Veteran sportswriter Scoop Jackson recently wrote an article for ESPN.com on the topic of whether or not Phoenix’s Steve Nash was deserving of a third-straight MVP Award.

 

Fellow NBA MVPs Steve Nash and Bill Russell pal around during the Suns’ training camp trip to Europe last fall.� (NBAE Photos)

Scoop’s stance was that Nash wasn’t a deserving candidate due to the fact it would put him in an illustrious – not to mention well decorated – group of NBA Champions including Bill Russell, Wilt Chamberlain and Larry Bird.

It’s indeed some elite company to say the least. Russell, a man who owns more NBA Championship rings than fingers, the mythic Chamberlain, arguably the Babe Ruth of basketball, and Bird’s clutch play having helped him become both a Hall of Famer and a two-time Finals MVP. Scoop’s perspective is that since Nash has yet to prove himself in the NBA Finals as these men did, it’s not right to include him with such elite company.

Let me first start off by saying I have all the respect in the world for Scoop Jackson as a writer and, ironically, it was his contributions to SLAM during the mid-1990s which made me want to become a sportswriter. That said, I couldn’t disagree more with Scoop on this one and I think it’s insane to discard Nash as a 2006-2007 MVP candidate because of seasons which took place prior to the 2006-2007 season.

Granted, I may be biased as an employee of the Phoenix Suns, but to deny Nash the honor based on the theory “he’s no Bill Russell” would be a true example of tainting the MVP Award. For starters, the award is based on one’s performance during the regular season and nothing but. What happened in the past and what could potentially happen in the future has no bearing on who wins the MVP Award. Otherwise, Dwyane Wade would have to be thrown into the list of potential candidates, as well. Wade’s play during last year’s postseason propelled the Miami Heat to the NBA Finals, as well as an NBA Championship. Shouldn’t he at least get a little love when it comes to the voting? Of course not. He’s been plagued by injuries this season and everybody knows prior postseason success has no impact on the league MVP Award. Nor does looking at the class that player would join by being named MVP. Would Scoop have denied Allen Iverson the 2001 MVP Award simply because he hadn’t enjoyed the postseason success fellow Philly MVPs Wilt Chamberlain, Julius Erving and Moses Malone had?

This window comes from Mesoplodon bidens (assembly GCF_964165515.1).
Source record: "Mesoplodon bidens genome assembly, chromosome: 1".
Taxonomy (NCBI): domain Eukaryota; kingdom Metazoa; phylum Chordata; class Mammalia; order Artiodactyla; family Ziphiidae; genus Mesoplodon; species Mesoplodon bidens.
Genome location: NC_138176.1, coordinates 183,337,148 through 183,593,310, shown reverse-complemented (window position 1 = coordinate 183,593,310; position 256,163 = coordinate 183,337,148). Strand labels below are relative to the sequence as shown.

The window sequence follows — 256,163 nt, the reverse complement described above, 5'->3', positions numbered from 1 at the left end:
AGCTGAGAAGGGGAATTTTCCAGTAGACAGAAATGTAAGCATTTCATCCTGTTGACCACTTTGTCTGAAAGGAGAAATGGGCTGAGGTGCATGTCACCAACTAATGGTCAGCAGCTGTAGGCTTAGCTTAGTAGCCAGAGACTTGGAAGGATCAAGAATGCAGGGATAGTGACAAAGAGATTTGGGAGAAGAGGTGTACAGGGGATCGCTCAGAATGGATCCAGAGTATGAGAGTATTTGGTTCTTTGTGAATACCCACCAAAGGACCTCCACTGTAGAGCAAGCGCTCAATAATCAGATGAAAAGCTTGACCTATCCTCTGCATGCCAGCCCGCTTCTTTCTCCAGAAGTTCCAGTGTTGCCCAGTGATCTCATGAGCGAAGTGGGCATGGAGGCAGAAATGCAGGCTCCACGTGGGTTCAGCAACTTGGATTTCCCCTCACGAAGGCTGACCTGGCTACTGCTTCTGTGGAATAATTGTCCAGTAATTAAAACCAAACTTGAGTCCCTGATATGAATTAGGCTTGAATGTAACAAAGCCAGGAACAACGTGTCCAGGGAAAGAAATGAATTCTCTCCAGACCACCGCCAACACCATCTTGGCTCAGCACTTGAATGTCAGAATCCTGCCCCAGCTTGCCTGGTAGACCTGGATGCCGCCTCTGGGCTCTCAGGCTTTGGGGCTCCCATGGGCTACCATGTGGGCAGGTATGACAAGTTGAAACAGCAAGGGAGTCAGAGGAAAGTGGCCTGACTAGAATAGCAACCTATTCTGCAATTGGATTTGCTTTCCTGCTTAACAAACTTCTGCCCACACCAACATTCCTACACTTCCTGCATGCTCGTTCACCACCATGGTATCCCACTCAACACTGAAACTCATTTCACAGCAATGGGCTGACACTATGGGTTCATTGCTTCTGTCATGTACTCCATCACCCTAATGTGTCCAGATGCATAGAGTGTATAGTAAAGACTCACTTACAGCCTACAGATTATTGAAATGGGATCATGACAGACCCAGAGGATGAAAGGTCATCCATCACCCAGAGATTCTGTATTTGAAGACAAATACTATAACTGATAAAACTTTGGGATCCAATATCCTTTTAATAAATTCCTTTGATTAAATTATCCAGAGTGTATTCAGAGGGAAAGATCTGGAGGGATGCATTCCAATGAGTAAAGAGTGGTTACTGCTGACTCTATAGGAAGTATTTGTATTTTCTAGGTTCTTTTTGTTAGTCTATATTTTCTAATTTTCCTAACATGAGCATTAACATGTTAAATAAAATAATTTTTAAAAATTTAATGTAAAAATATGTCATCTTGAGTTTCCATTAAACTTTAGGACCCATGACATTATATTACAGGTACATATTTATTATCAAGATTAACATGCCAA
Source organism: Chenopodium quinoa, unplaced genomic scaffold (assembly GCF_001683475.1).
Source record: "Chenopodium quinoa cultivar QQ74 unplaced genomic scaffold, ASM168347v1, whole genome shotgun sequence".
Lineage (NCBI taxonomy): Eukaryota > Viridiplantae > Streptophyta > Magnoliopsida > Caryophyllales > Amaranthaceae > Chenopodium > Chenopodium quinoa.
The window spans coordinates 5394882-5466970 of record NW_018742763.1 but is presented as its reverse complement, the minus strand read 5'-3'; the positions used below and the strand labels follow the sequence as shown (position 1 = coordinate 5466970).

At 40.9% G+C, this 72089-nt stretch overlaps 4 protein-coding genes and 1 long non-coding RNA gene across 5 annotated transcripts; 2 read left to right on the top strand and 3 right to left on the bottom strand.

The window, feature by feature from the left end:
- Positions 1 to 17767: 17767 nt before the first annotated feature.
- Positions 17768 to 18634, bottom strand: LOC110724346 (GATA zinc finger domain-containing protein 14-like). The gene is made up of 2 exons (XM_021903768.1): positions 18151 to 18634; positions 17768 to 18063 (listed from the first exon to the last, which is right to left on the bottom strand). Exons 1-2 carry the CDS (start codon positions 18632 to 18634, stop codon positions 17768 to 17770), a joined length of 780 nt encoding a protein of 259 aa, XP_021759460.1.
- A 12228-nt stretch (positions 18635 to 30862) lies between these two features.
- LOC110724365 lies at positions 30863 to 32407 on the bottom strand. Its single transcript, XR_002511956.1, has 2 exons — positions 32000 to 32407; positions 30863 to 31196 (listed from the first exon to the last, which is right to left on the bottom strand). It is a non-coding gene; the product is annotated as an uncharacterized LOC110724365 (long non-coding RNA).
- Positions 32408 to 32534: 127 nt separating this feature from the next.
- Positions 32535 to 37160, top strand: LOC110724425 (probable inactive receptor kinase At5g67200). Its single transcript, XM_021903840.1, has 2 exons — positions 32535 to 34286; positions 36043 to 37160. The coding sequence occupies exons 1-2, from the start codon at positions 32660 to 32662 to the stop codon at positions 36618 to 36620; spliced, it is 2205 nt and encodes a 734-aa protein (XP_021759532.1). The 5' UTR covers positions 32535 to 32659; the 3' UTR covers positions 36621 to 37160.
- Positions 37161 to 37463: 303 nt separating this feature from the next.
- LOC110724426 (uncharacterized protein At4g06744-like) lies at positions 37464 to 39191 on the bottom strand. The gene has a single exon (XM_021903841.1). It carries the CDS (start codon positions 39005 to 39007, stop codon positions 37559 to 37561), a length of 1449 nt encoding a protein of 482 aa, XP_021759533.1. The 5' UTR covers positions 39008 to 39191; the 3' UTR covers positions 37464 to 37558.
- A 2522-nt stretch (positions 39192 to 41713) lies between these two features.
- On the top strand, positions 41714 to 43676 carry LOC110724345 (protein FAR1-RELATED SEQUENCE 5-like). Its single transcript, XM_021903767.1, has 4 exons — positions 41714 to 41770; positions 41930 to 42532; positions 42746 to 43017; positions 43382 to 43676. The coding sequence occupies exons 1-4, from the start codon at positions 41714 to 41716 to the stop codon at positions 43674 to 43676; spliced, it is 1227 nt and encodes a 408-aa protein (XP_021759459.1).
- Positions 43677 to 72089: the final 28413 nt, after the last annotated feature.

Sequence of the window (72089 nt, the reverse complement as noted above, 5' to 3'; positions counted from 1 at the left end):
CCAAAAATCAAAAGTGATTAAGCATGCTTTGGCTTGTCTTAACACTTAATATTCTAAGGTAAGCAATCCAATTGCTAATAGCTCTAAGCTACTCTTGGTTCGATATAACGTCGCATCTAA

If Scoop believes Dirk Nowitzki is a more deserving candidate based on his production and contributions to the Mavericks this season, so be it. But to give him the award just because Nash hasn’t proven himself as a champion is ludicrous. What happens if Nash leads Phoenix past Dallas en route to an NBA Championship? Do you then take the award away from Dirk and give it to Steve?

And I really hope Kobe Bryant’s name isn’t being seriously considered. If you give the NBA MVP to a guy who has helped his team finish with the seventh best record in your conference, you’re opening up a mighty big can of worms. Bryant’s numbers (31.2 points, 5.6 rebounds and 5.5 assists) are not too far off the numbers of Cleveland’s LeBron James (27.5 points, 6.8 rebounds and six assists) or Washington’s Gilbert Arenas (28.4 points, 4.6 rebounds and six assists). Maybe you can argue Bryant’s numbers are better, but not to the point where James or Arenas shouldn’t even be considered.

But James and Arenas haven’t been considered because that’s what happens when your team fails to meet expectations. Cleveland was supposed to do big things after their playoff run last year and even in the Eastern Conference still failed to win 50 games. The Wizards meanwhile were struggling to stay in the middle of the playoff pack even before Arenas’ injury took place. You don’t give the Most Valuable Player Award to a guy whose team could be finishing the season below .500. Because of this, Bryant doesn’t deserve to have his name mentioned in the same breath as Nash or Nowitzki.

So what is it that gives Nash the edge over Nowitzki besides a better haircut? When the statistics are as close as theirs are, you look at three factors. The first is the position each has put their team in entering the playoffs. Dirk has helped his ballclub to a higher seed, and most importantly has put his team in a position to avoid a possible second-round matchup with the San Antonio Spurs. Dirk’s Mavs will also have homecourt advantage throughout the playoffs so the edge here easily goes to the seven-footer.

The second factor is leadership. To me, Nash is simply a better leader than Nowitzki. Even putting aside the debate of who makes their teammates better – a debate which really isn’t debatable – look at how many times Nash has carried the Suns on his back this season. Clutch shots against Golden State, New Jersey, Miami and a final minute against Dallas that fans will never forget, are why Nash gets the nod. The two-time MVP always seems to be able to do what needs to be done no matter how daunting the task and most importantly no matter how much time is left in the ballgame.

The final category is true value. You look at what the Mavericks can do without Dirk and what the Suns have done without Steve and again it isn’t even close. Without Nowitzki this season, the Mavericks are 2-0 including victories over the Denver Nuggets and Sacramento Kings. The Suns have lost their last three contests played without the services of Nash, dropping two against sub-.500 teams including the Atlanta Hawks and Seattle SuperSonics.

Some say it is crazy to vote based on games in which a guy didn’t play. That even though you oftentimes don’t appreciate someone or something until you’ve experienced life without them, it is insane for games in which a player didn’t participate to play a factor in the MVP voting.

Me? Insane? Well if that’s the case, with Scoop Jackson already there, it looks as if I’ll be joining some pretty elite company.